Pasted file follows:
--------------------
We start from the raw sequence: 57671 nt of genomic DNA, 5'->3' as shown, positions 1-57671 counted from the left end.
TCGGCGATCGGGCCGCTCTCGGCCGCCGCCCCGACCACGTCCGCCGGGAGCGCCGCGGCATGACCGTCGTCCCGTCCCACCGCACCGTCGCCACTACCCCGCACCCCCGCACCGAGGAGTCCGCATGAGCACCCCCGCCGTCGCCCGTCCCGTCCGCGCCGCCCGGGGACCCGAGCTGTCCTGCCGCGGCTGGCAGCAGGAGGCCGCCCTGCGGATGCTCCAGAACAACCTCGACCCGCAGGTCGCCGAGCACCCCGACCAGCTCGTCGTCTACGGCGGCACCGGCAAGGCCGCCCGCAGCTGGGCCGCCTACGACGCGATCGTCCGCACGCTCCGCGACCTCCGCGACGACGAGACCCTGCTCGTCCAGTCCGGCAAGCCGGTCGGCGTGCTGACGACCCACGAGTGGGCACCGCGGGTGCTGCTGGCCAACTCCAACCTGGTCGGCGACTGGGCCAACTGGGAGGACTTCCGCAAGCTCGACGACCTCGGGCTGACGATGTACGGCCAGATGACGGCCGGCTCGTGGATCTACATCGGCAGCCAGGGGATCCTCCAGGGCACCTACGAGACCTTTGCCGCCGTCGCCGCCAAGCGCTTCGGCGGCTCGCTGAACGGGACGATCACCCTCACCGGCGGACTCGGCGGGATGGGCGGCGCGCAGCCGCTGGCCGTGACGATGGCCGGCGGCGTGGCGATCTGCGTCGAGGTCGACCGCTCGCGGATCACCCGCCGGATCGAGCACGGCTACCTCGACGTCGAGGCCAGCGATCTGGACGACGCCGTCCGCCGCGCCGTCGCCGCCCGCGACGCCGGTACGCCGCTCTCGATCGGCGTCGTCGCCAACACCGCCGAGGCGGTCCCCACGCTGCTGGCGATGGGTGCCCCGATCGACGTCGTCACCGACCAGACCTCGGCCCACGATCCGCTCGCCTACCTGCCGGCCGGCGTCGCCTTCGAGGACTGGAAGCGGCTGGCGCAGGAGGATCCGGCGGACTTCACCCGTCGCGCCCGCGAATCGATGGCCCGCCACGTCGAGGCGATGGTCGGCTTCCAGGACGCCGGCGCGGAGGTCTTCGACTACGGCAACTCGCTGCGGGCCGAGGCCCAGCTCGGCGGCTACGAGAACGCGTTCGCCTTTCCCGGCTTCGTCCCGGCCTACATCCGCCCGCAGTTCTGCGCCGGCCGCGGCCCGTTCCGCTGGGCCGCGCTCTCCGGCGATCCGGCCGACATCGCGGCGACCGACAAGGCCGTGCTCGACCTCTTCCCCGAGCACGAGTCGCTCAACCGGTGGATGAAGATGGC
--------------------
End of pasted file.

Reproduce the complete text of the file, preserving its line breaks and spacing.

We start from the raw sequence: 57671 nt of genomic DNA, 5'->3' as shown, positions 1-57671 counted from the left end.
TCGGCGATCGGGCCGCTCTCGGCCGCCGCCCCGACCACGTCCGCCGGGAGCGCCGCGGCATGACCGTCGTCCCGTCCCACCGCACCGTCGCCACTACCCCGCACCCCCGCACCGAGGAGTCCGCATGAGCACCCCCGCCGTCGCCCGTCCCGTCCGCGCCGCCCGGGGACCCGAGCTGTCCTGCCGCGGCTGGCAGCAGGAGGCCGCCCTGCGGATGCTCCAGAACAACCTCGACCCGCAGGTCGCCGAGCACCCCGACCAGCTCGTCGTCTACGGCGGCACCGGCAAGGCCGCCCGCAGCTGGGCCGCCTACGACGCGATCGTCCGCACGCTCCGCGACCTCCGCGACGACGAGACCCTGCTCGTCCAGTCCGGCAAGCCGGTCGGCGTGCTGACGACCCACGAGTGGGCACCGCGGGTGCTGCTGGCCAACTCCAACCTGGTCGGCGACTGGGCCAACTGGGAGGACTTCCGCAAGCTCGACGACCTCGGGCTGACGATGTACGGCCAGATGACGGCCGGCTCGTGGATCTACATCGGCAGCCAGGGGATCCTCCAGGGCACCTACGAGACCTTTGCCGCCGTCGCCGCCAAGCGCTTCGGCGGCTCGCTGAACGGGACGATCACCCTCACCGGCGGACTCGGCGGGATGGGCGGCGCGCAGCCGCTGGCCGTGACGATGGCCGGCGGCGTGGCGATCTGCGTCGAGGTCGACCGCTCGCGGATCACCCGCCGGATCGAGCACGGCTACCTCGACGTCGAGGCCAGCGATCTGGACGACGCCGTCCGCCGCGCCGTCGCCGCCCGCGACGCCGGTACGCCGCTCTCGATCGGCGTCGTCGCCAACACCGCCGAGGCGGTCCCCACGCTGCTGGCGATGGGTGCCCCGATCGACGTCGTCACCGACCAGACCTCGGCCCACGATCCGCTCGCCTACCTGCCGGCCGGCGTCGCCTTCGAGGACTGGAAGCGGCTGGCGCAGGAGGATCCGGCGGACTTCACCCGTCGCGCCCGCGAATCGATGGCCCGCCACGTCGAGGCGATGGTCGGCTTCCAGGACGCCGGCGCGGAGGTCTTCGACTACGGCAACTCGCTGCGGGCCGAGGCCCAGCTCGGCGGCTACGAGAACGCGTTCGCCTTTCCCGGCTTCGTCCCGGCCTACATCCGCCCGCAGTTCTGCGCCGGCCGCGGCCCGTTCCGCTGGGCCGCGCTCTCCGGCGATCCGGCCGACATCGCGGCGACCGACAAGGCCGTGCTCGACCTCTTCCCCGAGCACGAGTCGCTCAACCGGTGGATGAAGATGGC